Unveiling the Mysteries of Ball Lightning: Is It Real?

By: Maria Trimarchi & Austin Henderson  | 
Digital illustration of a sphere with a cosmic background
People who claim to have seen "lightning balls" say they appear to hover over the ground, leaving smoky trails in their wake. Pobytov / Getty Images

When you shuffle around in your fuzzy socks and zap yourself on a doorknob, you've just experienced static electricity. Now, picture this electric sensation on steroids and you get lightning. Yes, the kind that can power a 100-watt bulb for over three months and is three times hotter than the sun's surface [source: National Lightning Safety Institute].

We're all familiar with the ordinary lightning bolt — but what about ball lightning? It's estimated that between one in 30 and one in 150 people around the world believe they have seen balls of lightning hovering over the ground, floating through walls and even killing people [source: National Geographic]. Stories of these glowing spheres go as far back as the Middle Ages — maybe even as far back as the Ancient Greeks.


Anecdotes and Witnesses

From peasants in the Middle Ages to Tsar Nicholas II in the 19th century, reports of ball lightning appearing in the midst of thunderstorms have left people puzzled. Some have even claimed to see these luminous balls floating through walls and reportedly causing harm.

One of the earliest recorded cases involves Georg Richmann, an 18th-century electricity researcher, who was unfortunately killed by what's believed to have been ball lightning.


Czar Nicholas II reportedly saw a floating orb of lightning during a church service as a child.
General Photographic Agency/Hulton Archive/Getty Images

Today, between one in 30 and one in 150 people worldwide claim to have witnessed these glowing orbs. These "lightning balls," as some call them, often appear to hover over the ground or drift erratically, leaving smoky trails in their wake.

But despite multiple witnesses, most scientists are still scratching their heads trying to explain lightning ball sightings.


What Could Ball Lightning Be? Scientific Theories and More

Silicon, which occurs in the ground, could be the culprit behind ball lightning.
Kim Steele/Photodisc/Getty Images

There's no one-size-fits-all explanation for the properties of ball lightning. Over the years, theories have ranged from electromagnetic radiation to plasma bubbles. Some scientists even suggest that ball lightning consists of mini black holes formed during the big bang or charged particles interacting with the atmosphere.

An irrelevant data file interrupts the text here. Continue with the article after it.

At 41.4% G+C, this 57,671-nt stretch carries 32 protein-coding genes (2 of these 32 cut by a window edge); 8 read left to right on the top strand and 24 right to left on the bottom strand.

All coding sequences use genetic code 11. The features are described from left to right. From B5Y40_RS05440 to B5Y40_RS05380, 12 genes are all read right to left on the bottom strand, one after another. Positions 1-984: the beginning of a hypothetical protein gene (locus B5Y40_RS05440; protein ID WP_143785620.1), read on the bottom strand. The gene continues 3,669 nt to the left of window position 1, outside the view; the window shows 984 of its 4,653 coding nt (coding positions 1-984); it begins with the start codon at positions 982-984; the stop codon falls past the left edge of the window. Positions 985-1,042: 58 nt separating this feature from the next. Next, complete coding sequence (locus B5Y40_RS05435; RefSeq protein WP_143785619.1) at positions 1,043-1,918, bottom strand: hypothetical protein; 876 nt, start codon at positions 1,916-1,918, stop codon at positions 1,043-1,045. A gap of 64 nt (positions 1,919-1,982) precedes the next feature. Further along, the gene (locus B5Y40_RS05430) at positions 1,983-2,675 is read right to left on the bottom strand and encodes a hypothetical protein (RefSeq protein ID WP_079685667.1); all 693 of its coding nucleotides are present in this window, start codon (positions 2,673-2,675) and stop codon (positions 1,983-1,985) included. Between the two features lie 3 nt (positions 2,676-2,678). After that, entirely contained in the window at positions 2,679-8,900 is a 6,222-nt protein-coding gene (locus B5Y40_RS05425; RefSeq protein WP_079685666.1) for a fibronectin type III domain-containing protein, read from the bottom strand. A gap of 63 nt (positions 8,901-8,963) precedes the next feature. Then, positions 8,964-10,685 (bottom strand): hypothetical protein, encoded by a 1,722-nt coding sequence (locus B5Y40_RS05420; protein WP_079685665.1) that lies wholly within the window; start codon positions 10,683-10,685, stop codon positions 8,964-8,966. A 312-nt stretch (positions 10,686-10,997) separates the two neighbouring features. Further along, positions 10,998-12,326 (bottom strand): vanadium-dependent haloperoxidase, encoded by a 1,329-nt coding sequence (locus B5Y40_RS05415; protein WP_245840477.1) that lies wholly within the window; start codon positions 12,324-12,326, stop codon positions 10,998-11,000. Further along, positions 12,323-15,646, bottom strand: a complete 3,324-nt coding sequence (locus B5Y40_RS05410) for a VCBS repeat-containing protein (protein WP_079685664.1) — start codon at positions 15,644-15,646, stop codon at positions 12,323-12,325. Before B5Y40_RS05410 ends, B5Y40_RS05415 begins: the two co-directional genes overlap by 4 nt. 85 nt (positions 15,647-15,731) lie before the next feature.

The Silicon Hypothesis

Among the prevailing theories, the silicon hypothesis — proposed by John Abrahamson at the University of Canterbury in Christchurch, New Zealand — has gained some traction.


According to this idea, when lightning strikes soil rich in silicon, a chemical reaction occurs. The silicon particles combine with oxygen and carbon to create a glowing, fiery ball. Researchers in Brazil have conducted high-voltage experiments that appear to support this theory.

Other Speculations: From Plasma Ball to Atmospheric Electricity

While the silicon theory might explain ball lightning properties related to their appearance and disappearance, it doesn't account for other observed phenomena like ball lightning passing through walls.

Additional theories suggest that these orbs might be a form of "bead lightning," related to regular lightning strikes, or even some strange phenomenon involving microwave interference and ionized air.


Lab Experiments and Real-world Observations

Researchers haven't just been sitting idle. Efforts to recreate ball lightning have led to fascinating experiments involving "microwave drills" and controlled electrical discharges. The aim? To get direct measurements and further our understanding of this mysterious phenomenon.

Some reports indicate that ball lightning appears more frequently when there's a dense and dark cloud in the sky. Whether atmospheric conditions like these are an essential ingredient for the formation of ball lightning is still a subject of ongoing research.


Continued Efforts to Explain Ball Lightning